Change Board screen

Click on the image of your board, either the PyBadge/PyBadge LC or the PyGamer

This will cause the game .uf2 file for your particular board to be saved to your hard drive. You only need to do this the first time you use a new board. Thereafter you can simply click the Download button on the MakeCode Arcade editor page.

A HUUUUUUGE number of people have problems because they pick a 'charge only' USB cable rather than a "Data/Sync" cable. Make 100% sure you have a good quality syncing cable. Srsly, I can't even express how many times people have nearly given up due to a flakey USB cable!

Bootloader Mode

Now, we'll put the board into bootloader mode so we can drag on the saved .uf2 file. On the back side of the board you'll see a reset button at the top. Make sure the board is plugged into your computer via USB with a USB micro B to A data cable. Also, be sure the board is turned on.


Then, press the reset button. This will initiate bootloader mode.


When the board is in bootloader mode you'll see a screen similar to this one show up.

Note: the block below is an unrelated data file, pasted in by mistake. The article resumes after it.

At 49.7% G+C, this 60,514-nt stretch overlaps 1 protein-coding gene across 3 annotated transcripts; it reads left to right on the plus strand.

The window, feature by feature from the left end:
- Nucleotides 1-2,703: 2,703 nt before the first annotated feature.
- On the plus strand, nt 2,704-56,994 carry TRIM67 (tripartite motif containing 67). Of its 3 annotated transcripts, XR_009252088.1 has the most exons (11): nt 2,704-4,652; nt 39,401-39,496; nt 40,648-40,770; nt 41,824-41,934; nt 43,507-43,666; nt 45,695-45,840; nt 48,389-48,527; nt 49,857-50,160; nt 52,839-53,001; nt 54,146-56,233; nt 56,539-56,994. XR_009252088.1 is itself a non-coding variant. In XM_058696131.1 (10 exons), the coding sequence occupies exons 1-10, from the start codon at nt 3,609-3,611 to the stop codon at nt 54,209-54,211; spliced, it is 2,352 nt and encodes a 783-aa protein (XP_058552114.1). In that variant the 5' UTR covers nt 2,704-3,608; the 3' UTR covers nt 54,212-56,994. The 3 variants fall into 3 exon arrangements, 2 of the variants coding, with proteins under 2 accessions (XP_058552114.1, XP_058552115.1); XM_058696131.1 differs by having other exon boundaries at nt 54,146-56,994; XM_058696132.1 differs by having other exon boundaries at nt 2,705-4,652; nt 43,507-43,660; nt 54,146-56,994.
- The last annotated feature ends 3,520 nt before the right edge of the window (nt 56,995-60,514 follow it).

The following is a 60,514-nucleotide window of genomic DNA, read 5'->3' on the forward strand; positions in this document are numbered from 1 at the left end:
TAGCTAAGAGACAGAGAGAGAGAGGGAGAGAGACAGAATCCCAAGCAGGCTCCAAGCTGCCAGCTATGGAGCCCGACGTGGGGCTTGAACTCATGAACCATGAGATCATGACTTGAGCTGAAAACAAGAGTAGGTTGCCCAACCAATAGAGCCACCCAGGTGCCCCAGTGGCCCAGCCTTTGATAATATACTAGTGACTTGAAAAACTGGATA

Drag and Drop

Now that the board is in bootloader mode, you should see a BADGEBOOT drive show up on your computer as a USB flash drive. Simply drag the arcade game .uf2 file onto the drive.


That's all there is to it! Once the file is copied over the board will restart and launch the game!

Keep an eye on Adafruit.com for additional game related content.

If you run into trouble with MakeCode Arcade, here are some resources for getting help:

Only use the Google Chrome browser with MakeCode!
Update the PyBadge Bootloader to prevent a problem with MacOS 10.14.4 and to fix button problems, and to prevent occasional damage to the loaded program.

Your PyBadge may need its bootloader updated for several reasons.

Bootloaders earlier than v3.9.0 do not protect against a rare problem in which part of internal flash is erased on startup.

Starting with MacOS 10.14.4, Apple changed how USB devices are recognized on certain Macs. This caused a timing problem with boards that were loaded with a MakeCode program, preventing the PYBADGEBOOT drive from appearing. Also the A and B buttons will be reversed in MakeCode if your bootloader is too old.